Except, of course, it isn’t.... Tragically the man dies suddenly on the very night he has been reflecting on how good life is.  His possessions are left behind.  To him they have become worthless.  And Jesus says: “So it is with those who store up treasures for themselves but are not rich toward God."

Nothing that has material value in this life can be taken with us into the life to come.  All those possessions which we would find so hard to leave behind have value for this life only. And yet, says the Old Testament, “God has placed eternity in our hearts”.  We are programmed for the life of eternity, beyond our lives here, however long and however successful those may be.  The treasures we can take with us into eternity are of a very different kind.  They are the treasures which we have accumulated here in our relationship with God.  They are those things about our relationship with Jesus on which we have truly set our hearts. 

 

Just a little bit further on in Luke 12 we read Jesus words:  “For where your treasure is, there will your heart be also”. Our hearts will always be set on the things that we count as of most importance. Paul, at the beginning of Colossians 3 says: “Set your minds (or as many translations have it – your hearts) on things that are above, not on things that are on earth”

There is ample evidence around us today of the fragility of life; even of the fragility of the world itself. Climate change, conflict throughout the world, corruption in government...  We have largely forgotten that the world belongs to God, that we are tenants, not landlords.  We still appear to think we can put things right, unravel the damage; reset the clock, without any reference to the Creator. 

 

One day, without warning, God will intervene.  One day Jesus will return to claim what is His own.  Everything that has been invested in this world alone will crumble.  All that we shall have left is what we have invested in eternity.

As you know, all the Bishops of the Anglican Communion are gathered in Canterbury at the moment for the Lambeth Conference, a gathering which would normally take place every ten years but was postponed by 2020 because of COVID.  Archbishop Justin Welby is chairing the Conference and I want to quote from his opening address. He said:

“My prayer for this Conference is very simple. It is that everyone here, whoever you are, wherever you’ve come from, whatever hopes and fears you may bring with you, may leave with your heart full of desire for friendship with Jesus Christ. For to desire Jesus is to desire God. To desire Jesus is to desire to be filled with love for God and, by God, love for His people and love for His word”.

I dare to say that should be our daily prayer for us as the people of God in St. Jude’s. Jesus said of the religious people of His day “These people honour me with their lips, but their hearts are far from me”. It is God alone who knows what is of greatest importance in our lives. It is God alone who truly sees where our hearts are.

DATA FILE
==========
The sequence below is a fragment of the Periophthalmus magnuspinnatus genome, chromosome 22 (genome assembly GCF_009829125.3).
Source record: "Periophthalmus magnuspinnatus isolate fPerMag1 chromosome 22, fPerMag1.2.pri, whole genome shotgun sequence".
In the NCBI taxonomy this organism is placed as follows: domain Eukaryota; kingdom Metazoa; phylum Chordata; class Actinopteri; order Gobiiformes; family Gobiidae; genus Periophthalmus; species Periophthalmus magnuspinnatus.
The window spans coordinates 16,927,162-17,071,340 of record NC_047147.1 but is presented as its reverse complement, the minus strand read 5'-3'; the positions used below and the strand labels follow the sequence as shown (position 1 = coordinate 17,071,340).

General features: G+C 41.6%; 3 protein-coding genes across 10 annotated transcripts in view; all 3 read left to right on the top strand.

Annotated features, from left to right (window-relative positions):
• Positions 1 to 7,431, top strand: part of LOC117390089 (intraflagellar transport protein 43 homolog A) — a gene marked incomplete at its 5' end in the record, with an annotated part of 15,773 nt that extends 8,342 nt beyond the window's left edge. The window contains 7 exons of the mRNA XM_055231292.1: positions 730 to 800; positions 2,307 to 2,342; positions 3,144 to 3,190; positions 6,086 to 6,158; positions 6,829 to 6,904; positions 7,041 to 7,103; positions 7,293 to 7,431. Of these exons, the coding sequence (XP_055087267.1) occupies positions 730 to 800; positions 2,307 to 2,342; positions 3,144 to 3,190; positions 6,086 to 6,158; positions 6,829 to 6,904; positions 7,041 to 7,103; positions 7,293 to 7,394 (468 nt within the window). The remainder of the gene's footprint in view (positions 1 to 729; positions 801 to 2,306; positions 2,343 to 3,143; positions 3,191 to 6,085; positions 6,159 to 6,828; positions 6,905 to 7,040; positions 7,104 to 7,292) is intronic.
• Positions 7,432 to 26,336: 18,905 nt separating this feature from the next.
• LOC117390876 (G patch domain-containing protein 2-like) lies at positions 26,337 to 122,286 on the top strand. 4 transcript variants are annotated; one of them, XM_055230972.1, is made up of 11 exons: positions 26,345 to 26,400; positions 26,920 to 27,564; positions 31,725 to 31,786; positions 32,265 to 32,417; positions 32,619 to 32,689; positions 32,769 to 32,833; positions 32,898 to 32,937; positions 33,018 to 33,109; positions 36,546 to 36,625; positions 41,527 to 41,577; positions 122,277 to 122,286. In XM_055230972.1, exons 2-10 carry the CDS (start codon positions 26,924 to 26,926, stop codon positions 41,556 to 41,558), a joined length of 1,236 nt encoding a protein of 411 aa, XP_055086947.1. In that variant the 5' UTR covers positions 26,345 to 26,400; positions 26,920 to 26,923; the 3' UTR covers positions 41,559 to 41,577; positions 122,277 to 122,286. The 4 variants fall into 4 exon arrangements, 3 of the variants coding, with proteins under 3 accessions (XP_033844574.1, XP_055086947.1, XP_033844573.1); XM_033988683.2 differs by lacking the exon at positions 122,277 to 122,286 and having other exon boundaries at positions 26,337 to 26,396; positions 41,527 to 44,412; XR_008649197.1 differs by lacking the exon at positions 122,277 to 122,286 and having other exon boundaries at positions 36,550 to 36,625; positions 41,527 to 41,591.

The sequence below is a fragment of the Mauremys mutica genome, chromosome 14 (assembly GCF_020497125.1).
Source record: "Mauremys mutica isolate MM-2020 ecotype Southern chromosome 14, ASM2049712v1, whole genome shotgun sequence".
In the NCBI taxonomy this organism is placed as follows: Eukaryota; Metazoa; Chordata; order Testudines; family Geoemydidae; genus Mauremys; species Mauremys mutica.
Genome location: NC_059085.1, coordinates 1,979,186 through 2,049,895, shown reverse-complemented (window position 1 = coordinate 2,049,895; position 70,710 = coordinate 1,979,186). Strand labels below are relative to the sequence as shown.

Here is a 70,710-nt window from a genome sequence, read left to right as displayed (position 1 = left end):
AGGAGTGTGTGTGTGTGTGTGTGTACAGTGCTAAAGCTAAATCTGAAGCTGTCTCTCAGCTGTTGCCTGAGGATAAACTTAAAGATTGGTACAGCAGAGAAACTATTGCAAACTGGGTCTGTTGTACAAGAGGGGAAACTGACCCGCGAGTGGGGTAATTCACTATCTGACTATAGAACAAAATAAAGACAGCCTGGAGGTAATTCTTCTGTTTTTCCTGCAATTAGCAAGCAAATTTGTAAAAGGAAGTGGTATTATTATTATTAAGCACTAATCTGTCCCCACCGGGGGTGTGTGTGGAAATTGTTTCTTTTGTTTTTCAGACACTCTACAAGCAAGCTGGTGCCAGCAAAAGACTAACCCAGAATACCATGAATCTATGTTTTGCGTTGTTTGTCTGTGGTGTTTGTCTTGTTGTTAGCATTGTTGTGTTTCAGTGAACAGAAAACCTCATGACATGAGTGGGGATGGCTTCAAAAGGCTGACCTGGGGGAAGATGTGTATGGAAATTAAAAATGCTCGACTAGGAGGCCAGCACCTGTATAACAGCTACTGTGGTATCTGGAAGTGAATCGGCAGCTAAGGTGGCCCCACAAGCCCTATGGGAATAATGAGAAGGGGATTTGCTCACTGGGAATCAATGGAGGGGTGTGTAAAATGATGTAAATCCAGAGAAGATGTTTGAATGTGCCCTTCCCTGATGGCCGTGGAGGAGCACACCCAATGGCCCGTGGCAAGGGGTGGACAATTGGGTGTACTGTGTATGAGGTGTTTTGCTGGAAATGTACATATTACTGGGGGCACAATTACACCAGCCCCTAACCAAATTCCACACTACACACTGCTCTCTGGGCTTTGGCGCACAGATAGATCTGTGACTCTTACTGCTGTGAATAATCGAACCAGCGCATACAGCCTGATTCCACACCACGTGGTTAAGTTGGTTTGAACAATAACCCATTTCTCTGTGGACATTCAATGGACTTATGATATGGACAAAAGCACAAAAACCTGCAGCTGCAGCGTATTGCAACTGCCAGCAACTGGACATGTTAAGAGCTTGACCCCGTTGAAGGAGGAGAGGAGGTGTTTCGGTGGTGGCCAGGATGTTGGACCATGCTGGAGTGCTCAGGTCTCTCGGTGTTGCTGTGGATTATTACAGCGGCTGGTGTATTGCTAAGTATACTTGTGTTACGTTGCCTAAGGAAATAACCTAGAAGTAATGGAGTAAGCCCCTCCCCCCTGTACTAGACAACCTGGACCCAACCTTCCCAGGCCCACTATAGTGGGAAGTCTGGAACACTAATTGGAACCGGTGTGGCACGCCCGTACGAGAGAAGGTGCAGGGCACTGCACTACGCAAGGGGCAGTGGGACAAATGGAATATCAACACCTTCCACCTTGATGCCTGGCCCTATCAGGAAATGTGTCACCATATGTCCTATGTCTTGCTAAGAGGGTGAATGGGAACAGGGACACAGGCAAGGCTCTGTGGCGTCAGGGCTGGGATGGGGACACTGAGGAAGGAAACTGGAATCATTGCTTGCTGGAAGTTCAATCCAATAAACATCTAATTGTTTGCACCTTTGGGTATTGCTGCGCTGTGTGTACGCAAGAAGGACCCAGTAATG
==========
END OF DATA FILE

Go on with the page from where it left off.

And if home is where the heart is...then those who have truly set their hearts on the things of God will one day exchange the fragility and impermanence of this earthly home for the home prepared for them in heaven. 
 

Sunday 17th July 2022

Luke 10. 38-42 - Let the wise listen

 

“Let the wise listen”.  This is not a sudden demand to pay attention to this

sermon! It’s a quotation from the beginning of the Book of Proverbs where the writer

says that the proverbs are intended to give the reader wisdom, discipline and

understanding. But his plea “Let the wise listen” already suggests that the one who listens

is making a wise choice.

 

The former Secretary of State for Health, Sajid Javid, was the first to resign from the Cabinet recently. His departure triggered a wave of resignations which ultimately led to Boris Johnson’s resignation. Mr. Javid said later that it was a sermon given at a Parliamentary Prayer Breakfast, which finally convinced him to stand down. He had been wrestling with his conscience for months but his mind was finally made up:  "I made my decision then, sitting there listening to the sermon, and I thought, it’s about integrity...”

 Around 160 MPs attended that Prayer Breakfast which took place within the architectural beauty of Westminster Hall.  After the event the person responsible for leading worship said that for many of those MPs it was a very rare opportunity to find real space for reflection.  He commented: “when we're on our knees in the presence of the one who knows it all, we are more likely to realise that we don't know it all...”  And at least one of those present, and perhaps many more, was willing to listen to what God was clearly saying to him.

 

The Gospels record three occasions on which Jesus visited the home of Mary and Martha

but there may have been more. Their home may well have been a place of refuge for

Jesus. Mary and Martha may have used His visits as an opportunity to invite others in to

meet Him. On this particular occasion there may have been many guests. Martha was

working flat out to provide for them all and Mary had chosen not to help, but rather to sit

and listen to Jesus.

 

Jesus spoke tenderly to Martha and I cannot believe He was unsympathetic to her or

ungrateful for her hospitality. But nonetheless He underlined the importance of what Mary

 was doing. Jesus knew that both time and opportunity to listen to Him were limited. Mary

was doing what she most needed to do.

 

I think we make a mistake if we look at ourselves and ask – are we a Mary or a Martha, a

“listener” or a “doer”. Or for the men – are we an activist like Peter – or a more silent

support like our own patron saint St. Jude? Martha was getting on with the meal although

probably multi-tasking so half-listening too. Mary was doing the lion’s share of the

listening. But the gospels reveal there must have been times when Martha devoted

herself to listening to Jesus

 

In John’s account of the raising of Lazarus it is Martha who comes out with two

remarkable statements of faith: “Lord if you had been here, my brother would not have

died BUT EVEN NOW I know that God will give you whatever you ask of him”. And then a

simple creed:  “I believe that you are the Christ, the Son of God, who was to come into

the world” She could only have got there by LISTENING to Jesus.

 

On the third of the recorded visits of Jesus to this home in Bethany, Mary lavishly

anointed Jesus’ feet with a expensive perfume. In response to the chorus of disapproval

which followed Mary’s action Jesus said that Mary had saved her gift for the day of His